During that visit he slept with her several more times, he also kept up an affair with her servant, Anastasia, strictly to create an alibi for all his late night creeping. Leonilda's new husband knew of their relationship and was grateful to Casanova for the grace and dignity with which he handled such a difficult situation. He presents the father of the bride with five thousand ducats and the "whole house was in tears" as Casanova bid the bunch of them adieu for Rome.
August 7, 2013
I'm taking August off from the literary advice column, Bibliomancer. Because I'm supposed to be writing a book? Whatever. Here is what has run so far:
If you have a question for a future column when it starts up again in September, send it my way.
Image: Micrograph by Laure Albin Guillot
"When reading these thinkers, I often long to travel back in time and offer them some bit of twenty-first-century freshman science that would fill a gap in their arguments or guide them around a stumbling block. What would these Fausts have given for such knowledge? What could they have done with it?"
Steven Pinker has a bee in his bonnet about the humanities in this rather strange essay at the New Republic. He thinks that science is not getting enough respect (although he is not great at explaining why he thinks this, other than some people wrote essays about the dangers of fundamentalist scientific thought) and that science has a great deal to teach the humanities. (At least one of the essays -- it's hard to tell exactly as most of the links he includes seem to be broken or behind paywalls -- he cites are attacks directly leveled at Sam Harris, whose racism, Islamaphobia and actually kind of shitty science has been extensively documented elsewhere, but Pinker takes this to be an attack on "science.")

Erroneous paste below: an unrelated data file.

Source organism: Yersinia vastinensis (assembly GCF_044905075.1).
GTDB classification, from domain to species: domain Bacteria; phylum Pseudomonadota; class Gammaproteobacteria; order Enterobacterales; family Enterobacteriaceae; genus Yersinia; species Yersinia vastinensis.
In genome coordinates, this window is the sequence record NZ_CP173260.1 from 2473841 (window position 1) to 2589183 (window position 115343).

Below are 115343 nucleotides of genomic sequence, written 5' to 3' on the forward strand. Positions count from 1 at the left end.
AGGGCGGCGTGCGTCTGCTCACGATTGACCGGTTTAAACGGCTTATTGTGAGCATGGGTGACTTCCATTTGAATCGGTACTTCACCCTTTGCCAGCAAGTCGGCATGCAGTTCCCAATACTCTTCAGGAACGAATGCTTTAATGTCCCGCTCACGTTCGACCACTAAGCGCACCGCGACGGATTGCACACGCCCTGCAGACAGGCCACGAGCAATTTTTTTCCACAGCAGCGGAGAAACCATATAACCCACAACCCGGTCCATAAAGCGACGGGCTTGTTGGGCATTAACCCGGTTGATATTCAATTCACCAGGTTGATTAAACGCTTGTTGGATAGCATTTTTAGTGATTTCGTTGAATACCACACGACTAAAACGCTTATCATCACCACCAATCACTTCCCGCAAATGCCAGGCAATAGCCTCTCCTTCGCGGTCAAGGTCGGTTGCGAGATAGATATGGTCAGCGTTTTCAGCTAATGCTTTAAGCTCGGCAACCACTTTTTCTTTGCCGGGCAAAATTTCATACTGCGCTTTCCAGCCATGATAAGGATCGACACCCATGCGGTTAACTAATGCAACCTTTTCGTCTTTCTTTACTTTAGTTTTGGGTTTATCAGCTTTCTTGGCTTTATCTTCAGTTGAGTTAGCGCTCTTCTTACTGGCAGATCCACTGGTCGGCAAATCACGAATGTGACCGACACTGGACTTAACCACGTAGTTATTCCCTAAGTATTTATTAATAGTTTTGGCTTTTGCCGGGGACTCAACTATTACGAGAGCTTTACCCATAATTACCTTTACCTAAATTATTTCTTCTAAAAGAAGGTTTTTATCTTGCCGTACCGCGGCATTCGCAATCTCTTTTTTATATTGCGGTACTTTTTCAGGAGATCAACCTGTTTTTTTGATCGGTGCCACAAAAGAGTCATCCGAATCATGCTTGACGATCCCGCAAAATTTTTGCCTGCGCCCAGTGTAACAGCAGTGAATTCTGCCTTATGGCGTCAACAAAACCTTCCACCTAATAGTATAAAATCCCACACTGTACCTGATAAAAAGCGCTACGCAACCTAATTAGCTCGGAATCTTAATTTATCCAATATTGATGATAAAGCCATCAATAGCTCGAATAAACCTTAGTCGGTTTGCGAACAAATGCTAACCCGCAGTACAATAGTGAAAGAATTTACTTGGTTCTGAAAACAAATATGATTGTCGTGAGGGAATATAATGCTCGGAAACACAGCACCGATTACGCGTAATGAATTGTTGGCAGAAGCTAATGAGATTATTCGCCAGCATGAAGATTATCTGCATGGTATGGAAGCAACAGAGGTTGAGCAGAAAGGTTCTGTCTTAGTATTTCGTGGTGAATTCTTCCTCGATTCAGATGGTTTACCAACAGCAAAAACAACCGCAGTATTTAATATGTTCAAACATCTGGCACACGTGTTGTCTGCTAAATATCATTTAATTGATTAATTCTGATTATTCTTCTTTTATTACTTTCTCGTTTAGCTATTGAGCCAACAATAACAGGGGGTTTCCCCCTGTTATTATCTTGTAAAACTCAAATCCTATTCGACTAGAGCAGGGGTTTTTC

"One would think that writers in the humanities would be delighted and energized by the efflorescence of new ideas from the sciences. But one would be wrong. Though everyone endorses science when it can cure disease, monitor the environment, or bash political opponents, the intrusion of science into the territories of the humanities has been deeply resented."
It's not so much the vague "we're under attack and not being respected!" thing that you see Fox News doing about Christians at Christmas. Actually, guy, your tribe controls the dominant conversation of your particular culture, so let's not go all thrown-to-the-lions about it. And it's just not the typical "People of faith! You have nothing to fear from the scientists. We are just totally better than you in all ways" thing, either. It's that he's pretending this is a conversation never had before, and has never been handily dismantled before.
Richard Dawkins had that book Unweaving the Rainbow, where he argued that poets like Yeats and Blake would have been better had they been scientists rather than crazy mystics. I am pretty sure it doesn't work that way, that if Blake had pursued chemistry and Yeats physics they would have been fundamentally different people. You can't just wish away an unattractive part of a writer's biography and think the work would still exist. (By the way, for years atheists in conversation have mentioned to me that Yeats would have been a better poet if he had been a scientist instead of a mystic, and I kept wondering why in the world this was a thing being said out loud. Should have known: they were parroting Dawkins.)
"[Keats and Yeats were] finding solace in antiseptic world of classical myth... Were these great poets as well served as they could have been by their sources of inspiration? Did prejudice against reason weigh down the wings of poetry?" - Dawkins